WASHINGTON, W.Va. - Snowy conditions added another layer of difficulty for local fire departments battling blazes Sunday and Monday.
Two engines became stuck in the snow Sunday en route to a fire on Norris Road in the Hyview Terrace subdivision in Washington, Chief K.C. Linder of the Washington Bottom Volunteer Fire Department said. The house, owned by Bob Charlton, and the belongings inside, were destroyed in the fire, he said.
The fire was reported at 9:15 p.m. by neighbors, but it had apparently been burning for a while before that, Linder said.
Photo by Evan Bevins
Vienna firefighter Kent Hutton, left, watches as fire Lt. Tim Woollard and Chief Steve Scholl attempt to remove a large branch that fell from a tree under the weight of accumulated snow Monday morning on 30th Street near 10th Avenue.
Photo provided by Dustin Swartzmiller, Lubeck VFD
From left, firefighter Danny Varner and Lt. Tim Offutt of the Lubeck Volunteer Fire Department battle a fire on Sunday afternoon on Beechwood Drive. The department responded to at least eight accidents on Sunday. One truck was caught in the snow, blocking another one in, and both had to remain in place overnight.
Photo by Evan Bevins
Vienna Fire Chief Steve Scholl drags a branch that fell from a tree on 30th Street in Vienna Monday morning due to snow accumulation as firefighter Kent Hutton and Lt. Tim Woollard work to clear other debris near the intersection with 10th Avenue.
"No one saw the fire and called it in until it was through the roof," he said.
The Charltons were not home at the time of the fire, Linder said.
"He and his wife were at church," he said.
A cause has yet to be determined, but the fire appears to have started in the basement of the two-story structure, Linder said. The Wood County Fire Investigation Team is investigating, he said.
Recent freezing and thawing caused berms and even some portions of roads to give way under the weight of the fire trucks, Linder said. Two trucks were caught in the snow and had to be towed away. Firefighters were instructed to install chains on the tires after that, he said.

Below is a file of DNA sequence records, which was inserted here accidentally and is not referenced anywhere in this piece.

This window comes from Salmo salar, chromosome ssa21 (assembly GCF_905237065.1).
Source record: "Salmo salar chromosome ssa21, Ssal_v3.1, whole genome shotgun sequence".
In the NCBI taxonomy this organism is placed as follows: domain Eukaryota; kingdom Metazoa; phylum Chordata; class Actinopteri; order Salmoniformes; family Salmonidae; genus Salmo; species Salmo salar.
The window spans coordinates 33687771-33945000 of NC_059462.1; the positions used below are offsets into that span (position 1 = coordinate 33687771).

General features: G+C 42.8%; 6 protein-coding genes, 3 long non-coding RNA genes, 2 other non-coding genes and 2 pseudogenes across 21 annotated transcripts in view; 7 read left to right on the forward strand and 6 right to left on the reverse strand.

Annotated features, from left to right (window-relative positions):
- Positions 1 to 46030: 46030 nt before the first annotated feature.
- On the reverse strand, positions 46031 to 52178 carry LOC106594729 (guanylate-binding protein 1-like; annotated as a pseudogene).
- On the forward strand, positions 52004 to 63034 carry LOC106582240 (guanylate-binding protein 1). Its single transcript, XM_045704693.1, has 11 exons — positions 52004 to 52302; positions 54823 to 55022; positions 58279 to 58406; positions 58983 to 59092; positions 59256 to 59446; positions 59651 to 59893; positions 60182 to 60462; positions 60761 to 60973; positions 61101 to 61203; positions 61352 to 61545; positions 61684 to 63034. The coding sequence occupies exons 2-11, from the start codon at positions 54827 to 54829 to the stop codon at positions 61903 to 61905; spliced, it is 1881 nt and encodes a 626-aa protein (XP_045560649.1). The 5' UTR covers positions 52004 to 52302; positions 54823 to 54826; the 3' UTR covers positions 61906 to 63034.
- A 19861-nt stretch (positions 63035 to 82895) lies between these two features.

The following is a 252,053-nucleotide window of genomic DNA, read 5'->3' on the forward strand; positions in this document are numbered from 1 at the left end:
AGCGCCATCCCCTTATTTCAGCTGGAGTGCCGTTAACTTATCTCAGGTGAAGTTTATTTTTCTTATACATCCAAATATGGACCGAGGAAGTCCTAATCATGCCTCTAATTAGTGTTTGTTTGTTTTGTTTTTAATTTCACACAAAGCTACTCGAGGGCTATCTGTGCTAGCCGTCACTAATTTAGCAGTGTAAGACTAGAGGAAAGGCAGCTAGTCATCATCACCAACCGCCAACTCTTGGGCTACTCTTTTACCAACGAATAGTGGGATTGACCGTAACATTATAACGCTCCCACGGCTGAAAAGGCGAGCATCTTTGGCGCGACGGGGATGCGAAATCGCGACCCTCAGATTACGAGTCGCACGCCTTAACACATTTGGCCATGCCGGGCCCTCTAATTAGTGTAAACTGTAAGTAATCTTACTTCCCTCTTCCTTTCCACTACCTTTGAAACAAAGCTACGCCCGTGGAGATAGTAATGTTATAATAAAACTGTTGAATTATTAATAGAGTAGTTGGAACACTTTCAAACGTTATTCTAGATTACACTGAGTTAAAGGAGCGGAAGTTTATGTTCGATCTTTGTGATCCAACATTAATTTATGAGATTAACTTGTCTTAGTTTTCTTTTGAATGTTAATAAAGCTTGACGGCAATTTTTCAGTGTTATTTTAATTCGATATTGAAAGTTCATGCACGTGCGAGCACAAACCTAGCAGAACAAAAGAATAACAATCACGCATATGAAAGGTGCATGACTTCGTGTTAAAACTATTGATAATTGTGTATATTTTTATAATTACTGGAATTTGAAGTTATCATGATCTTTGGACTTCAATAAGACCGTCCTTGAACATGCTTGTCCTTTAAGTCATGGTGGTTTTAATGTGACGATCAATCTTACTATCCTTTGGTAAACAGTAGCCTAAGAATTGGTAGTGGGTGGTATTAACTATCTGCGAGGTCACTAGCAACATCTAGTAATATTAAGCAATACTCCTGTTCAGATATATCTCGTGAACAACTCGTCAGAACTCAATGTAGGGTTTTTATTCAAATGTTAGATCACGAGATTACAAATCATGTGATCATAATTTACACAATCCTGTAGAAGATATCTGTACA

"We were going up a very long, very steep hill," Linder said. "It was horrible weather."
The department asked for assistance from the East Wood and Little Hocking fire departments, which brought water trucks, he said.
On Sunday, the Lubeck Volunteer Fire Department responded to a fire on Beechwood Drive. When they arrived, one truck pulled off the driveway and its tires sank in the mud. By the time the fire was out, snow had started to fall and it was too slick for a tow truck to pull the fire engine out, said Lubeck Assistant Chief Jason Blue. The first truck couldn't get around the one that was stuck, so both had to remain there.
"We abandoned them for the night," Lubeck Chief Mark Stewart said.
The fire destroyed the house, he said. The cause is being investigated by the county Fire Investigation Team.
Lubeck firefighters responded to at least eight accidents Sunday, three of which involved injuries. Vienna volunteer firefighters provided coverage for the Lubeck station during all the activity, said Vienna Chief Steve Scholl.
Things were less hectic for Scholl's department. Their first and only significant call came in around 9 a.m. Monday, he said, when accumulated snow caused several large branches to fall from a tree on 30th Street near 10th Avenue in Vienna. He and two other firefighters cut the limbs up with a chainsaw and moved them out of the road.
"I think there'll be a lot of assist calls today, but I hope we don't have anything major," Scholl said. "It's just not good weather for that."
Parkersburg Fire Capt. Tim Flinn said that department didn't have any significant problems overnight, but noted snowy weather does present its share of challenges.
"It affects our mobility more than anything, and sometimes our response time can be hampered by locating fire hydrants," he said.
Although the warmer weather coming after last week's frigid cold made roads more treacherous, it did lessen the chances of water freezing in the hose, Linder said.
When temperatures are at zero or below, "those are extremely difficult due to the fact that you have to keep water moving at all times," he said.